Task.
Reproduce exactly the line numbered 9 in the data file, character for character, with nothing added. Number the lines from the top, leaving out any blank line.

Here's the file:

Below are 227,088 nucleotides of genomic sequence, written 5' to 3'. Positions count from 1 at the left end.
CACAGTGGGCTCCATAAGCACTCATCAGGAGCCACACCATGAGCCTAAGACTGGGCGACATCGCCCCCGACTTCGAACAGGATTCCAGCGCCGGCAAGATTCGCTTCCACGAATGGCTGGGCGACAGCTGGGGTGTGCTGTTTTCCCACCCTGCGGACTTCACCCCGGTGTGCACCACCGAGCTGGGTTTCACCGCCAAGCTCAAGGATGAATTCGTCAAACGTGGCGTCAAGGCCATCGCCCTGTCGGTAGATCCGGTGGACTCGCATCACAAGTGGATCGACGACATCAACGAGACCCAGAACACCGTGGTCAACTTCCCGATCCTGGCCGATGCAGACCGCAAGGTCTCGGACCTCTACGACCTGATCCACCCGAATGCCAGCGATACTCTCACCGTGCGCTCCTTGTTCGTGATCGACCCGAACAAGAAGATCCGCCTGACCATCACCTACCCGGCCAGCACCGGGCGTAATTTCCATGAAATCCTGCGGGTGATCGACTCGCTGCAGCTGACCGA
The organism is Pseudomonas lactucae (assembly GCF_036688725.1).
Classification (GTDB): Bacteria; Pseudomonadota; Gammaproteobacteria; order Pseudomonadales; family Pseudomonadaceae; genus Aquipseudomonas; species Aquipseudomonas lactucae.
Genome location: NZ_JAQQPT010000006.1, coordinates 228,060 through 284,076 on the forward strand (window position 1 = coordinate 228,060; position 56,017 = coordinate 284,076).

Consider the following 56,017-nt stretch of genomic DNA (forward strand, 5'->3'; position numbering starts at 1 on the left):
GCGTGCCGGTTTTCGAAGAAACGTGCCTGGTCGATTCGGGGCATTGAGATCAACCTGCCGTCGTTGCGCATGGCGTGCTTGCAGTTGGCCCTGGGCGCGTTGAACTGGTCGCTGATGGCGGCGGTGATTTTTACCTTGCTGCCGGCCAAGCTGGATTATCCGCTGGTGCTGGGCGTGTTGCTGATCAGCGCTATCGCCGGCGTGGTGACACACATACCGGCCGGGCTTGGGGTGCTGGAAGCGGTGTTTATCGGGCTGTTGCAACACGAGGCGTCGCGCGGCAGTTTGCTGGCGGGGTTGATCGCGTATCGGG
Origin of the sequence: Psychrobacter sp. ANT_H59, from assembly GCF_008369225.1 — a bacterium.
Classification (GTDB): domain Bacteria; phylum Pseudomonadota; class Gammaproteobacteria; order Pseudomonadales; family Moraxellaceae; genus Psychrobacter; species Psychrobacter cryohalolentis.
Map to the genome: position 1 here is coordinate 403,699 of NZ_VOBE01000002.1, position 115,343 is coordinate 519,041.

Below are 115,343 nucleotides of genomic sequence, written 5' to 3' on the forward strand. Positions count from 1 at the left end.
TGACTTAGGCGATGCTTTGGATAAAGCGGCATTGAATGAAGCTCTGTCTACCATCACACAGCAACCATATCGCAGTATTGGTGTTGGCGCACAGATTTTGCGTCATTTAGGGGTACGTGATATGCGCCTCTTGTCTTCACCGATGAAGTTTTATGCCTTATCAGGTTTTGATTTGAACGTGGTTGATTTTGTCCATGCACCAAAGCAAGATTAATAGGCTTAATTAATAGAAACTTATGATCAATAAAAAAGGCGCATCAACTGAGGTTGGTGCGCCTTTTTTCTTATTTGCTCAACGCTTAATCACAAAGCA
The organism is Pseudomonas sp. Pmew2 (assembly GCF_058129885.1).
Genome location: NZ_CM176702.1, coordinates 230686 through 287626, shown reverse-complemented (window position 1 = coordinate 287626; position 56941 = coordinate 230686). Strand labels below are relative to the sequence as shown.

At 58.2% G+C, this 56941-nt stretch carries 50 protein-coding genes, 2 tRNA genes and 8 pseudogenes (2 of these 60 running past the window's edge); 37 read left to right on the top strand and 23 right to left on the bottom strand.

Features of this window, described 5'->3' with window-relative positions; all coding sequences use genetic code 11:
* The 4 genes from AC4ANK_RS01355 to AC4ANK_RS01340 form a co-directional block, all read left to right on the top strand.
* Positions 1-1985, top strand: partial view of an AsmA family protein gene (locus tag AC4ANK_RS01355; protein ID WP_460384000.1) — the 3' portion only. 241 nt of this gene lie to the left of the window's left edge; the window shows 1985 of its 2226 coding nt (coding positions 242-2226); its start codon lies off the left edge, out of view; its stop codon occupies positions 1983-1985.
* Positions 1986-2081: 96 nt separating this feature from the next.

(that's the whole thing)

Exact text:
Classification (GTDB): domain Bacteria; phylum Pseudomonadota; class Gammaproteobacteria; order Pseudomonadales; family Moraxellaceae; genus Psychrobacter; species Psychrobacter cryohalolentis.